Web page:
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[WELLINGTON] The global equity bear market deepened in Asian trading, with Japanese stocks headed for their worst week since 2008 as anxiety over central banks' ability to revive the world economy fueled a rally in the yen. Oil rebounded from a 12-year low.
The Topix index slumped 4.4 per cent in Tokyo as traders returned from holiday, pushing the regional Asian benchmark toward its steepest weekly drop since gyrations in Chinese assets at the start of the year. US index futures signaled gains after losses there helped the MSCI All-Country Index cap a 20 per cent slide from its May record. The yen was set for its strongest two-week advance since 1998. US crude rose from a 12-year low.
"We've entered a different phase in the market," said Juichi Wako, a senior strategist at Nomura Holdings Inc in Tokyo. "We're not simply in a risk-off mode, the market's fallen to the point of pricing in a recession in the US."
Japanese Finance Minister Taro Aso said regulators will respond to market volatility if necessary after a move to negative rates failed to assuage anxieties last month.
A stronger yen threatens to imperil the world's third-largest economy through disinflation and lower profits for exporters.
Investors ignored a second day of testimony from Janet Yellen, whose indication that the Federal Reserve won't rush to raise interest rates failed to stem a selloff in riskier assets.
The MSCI's Asia Pacific Index was down 2.1 per cent as of 10.40am Tokyo time, on track for a weekly decline of 5.4 per cent. While Japan resumed trading after a Thursday break, markets in mainland China, Taiwan and Vietnam remain closed for Lunar New Year holidays.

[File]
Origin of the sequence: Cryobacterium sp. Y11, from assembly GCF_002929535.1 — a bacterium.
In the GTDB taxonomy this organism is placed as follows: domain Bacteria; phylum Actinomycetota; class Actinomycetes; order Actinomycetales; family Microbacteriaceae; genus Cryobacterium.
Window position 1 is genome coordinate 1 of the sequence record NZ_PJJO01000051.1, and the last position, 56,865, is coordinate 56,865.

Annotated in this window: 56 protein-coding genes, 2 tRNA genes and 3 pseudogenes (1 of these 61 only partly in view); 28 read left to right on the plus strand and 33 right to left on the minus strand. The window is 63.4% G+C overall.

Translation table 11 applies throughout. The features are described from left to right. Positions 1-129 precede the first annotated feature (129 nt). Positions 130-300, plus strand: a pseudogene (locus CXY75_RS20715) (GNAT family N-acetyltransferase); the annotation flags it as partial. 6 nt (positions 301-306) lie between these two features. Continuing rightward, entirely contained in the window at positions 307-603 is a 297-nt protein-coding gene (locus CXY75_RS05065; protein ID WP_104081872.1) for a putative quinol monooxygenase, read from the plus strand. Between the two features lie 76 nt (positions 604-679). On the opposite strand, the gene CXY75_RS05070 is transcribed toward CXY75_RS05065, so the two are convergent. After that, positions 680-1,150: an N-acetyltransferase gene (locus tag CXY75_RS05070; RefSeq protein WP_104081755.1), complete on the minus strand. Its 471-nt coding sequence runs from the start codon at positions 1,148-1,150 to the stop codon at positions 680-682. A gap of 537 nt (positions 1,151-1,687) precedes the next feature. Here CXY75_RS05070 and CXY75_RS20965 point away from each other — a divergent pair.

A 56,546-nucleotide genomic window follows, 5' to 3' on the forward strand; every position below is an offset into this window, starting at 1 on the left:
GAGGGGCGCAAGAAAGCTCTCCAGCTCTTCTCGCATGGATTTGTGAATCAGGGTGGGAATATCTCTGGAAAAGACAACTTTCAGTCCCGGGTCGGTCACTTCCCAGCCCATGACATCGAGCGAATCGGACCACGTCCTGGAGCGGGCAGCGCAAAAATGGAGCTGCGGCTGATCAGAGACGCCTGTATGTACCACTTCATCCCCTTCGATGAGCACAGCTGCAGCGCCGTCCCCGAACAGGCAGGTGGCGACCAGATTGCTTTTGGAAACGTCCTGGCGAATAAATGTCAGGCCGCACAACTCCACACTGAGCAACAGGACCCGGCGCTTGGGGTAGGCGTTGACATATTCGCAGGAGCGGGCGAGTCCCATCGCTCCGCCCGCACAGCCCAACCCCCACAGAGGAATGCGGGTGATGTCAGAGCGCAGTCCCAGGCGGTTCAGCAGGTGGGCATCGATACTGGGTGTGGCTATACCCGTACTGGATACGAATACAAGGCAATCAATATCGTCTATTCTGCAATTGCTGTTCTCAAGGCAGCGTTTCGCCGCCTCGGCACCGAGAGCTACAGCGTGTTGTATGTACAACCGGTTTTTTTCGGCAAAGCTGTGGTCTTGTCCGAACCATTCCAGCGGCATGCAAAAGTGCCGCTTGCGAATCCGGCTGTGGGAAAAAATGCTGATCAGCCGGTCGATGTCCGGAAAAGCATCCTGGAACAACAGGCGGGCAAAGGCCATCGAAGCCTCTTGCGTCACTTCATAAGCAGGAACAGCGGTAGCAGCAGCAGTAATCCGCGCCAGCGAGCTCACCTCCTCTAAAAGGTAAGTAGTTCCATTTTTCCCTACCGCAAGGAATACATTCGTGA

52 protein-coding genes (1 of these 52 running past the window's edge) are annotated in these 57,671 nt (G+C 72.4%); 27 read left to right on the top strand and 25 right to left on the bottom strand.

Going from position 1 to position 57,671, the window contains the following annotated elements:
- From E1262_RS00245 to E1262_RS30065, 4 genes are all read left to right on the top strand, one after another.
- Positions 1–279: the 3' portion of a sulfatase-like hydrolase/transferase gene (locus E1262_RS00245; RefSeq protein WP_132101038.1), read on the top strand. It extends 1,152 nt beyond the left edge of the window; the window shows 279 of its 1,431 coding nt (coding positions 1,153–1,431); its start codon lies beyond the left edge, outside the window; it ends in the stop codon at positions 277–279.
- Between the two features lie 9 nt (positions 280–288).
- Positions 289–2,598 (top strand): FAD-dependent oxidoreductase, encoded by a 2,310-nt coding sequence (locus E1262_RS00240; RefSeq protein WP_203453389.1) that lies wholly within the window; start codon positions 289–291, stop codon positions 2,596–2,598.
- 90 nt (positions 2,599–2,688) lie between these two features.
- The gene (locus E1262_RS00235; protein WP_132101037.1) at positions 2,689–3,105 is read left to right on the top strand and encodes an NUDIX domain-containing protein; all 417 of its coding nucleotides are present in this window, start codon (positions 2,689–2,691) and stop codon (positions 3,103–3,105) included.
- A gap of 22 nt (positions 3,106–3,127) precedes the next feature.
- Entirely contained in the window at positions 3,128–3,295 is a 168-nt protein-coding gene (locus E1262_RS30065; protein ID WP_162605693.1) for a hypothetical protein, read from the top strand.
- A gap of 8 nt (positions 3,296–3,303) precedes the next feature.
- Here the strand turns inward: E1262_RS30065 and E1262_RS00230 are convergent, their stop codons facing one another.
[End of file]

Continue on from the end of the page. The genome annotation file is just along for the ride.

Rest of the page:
Hong Kong's Hang Seng Index lost 0.8 per cent, the Kospi index in Seoul slipped 1.1 per cent, while Australia's S&P/ASX 200 Index sank 1 per cent. The S&P/NZX 50 Index fell 1.1 per cent in Wellington. Futures on the Standard & Poor's 500 Index rallied 0.3 per cent. The S&P 500 reduced a slump of as much as 2.3 per cent to close down 1.2 per cent in afternoon trade.
"Central bank policies and the uncertainty around their effectiveness is the big macro concern right now," said Leo Grohowski, who helps manage more than US$184 billion in client assets as chief investment officer of BNY Mellon Wealth Management in New York.
The yen gained 0.2 per cent to 112.24 per dollar. Japan's currency has strengthened against all its 31 major peers since Jan 29 amid demand for haven assets. Government officials expressed concern at the moves, fueling speculation Japan may intervene.
"The verbal intervention has already started, with Ministry of Finance officials talking about moves being rough, which looks like the new code word for undesired strength," said Ray Attrill, co-head of currency strategy at National Australia Bank Ltd. in Sydney. "110 might be some line in the sand when the MOF will lean on the BOJ to shore things up."
The New Zealand dollar fell 0.5 per cent to 66.84 U.S. cents, while the Malaysian ringgit dropped 0.1 per cent.
Japan's 10-year government bond yield rose two basis points to 2.5 basis points after falling below zero earlier this week. The similar US Treasury yield rose one basis point to 1.67 per cent.
Commodities Oil rebounded amid the most volatile prices since 2009 as speculation swirls over whether producers will act to bolster the market. Futures climbed as much as 5.9 per cent, paring this week's loss to 10 per cent.
Gold retreated 0.6 per cent after a 4.1 per cent surge on Thursday. Bullion is set to climb 5.6 per cent this week, the most since 2011, as investors flee a bear market in global stocks, a weakening dollar and the fallout from negative interest rates.
Nickel rose 1.1 per cent after slumping 3.6 per cent on Thursday to the lowest close since 2003. Prices are set to drop 5.8 per cent this week.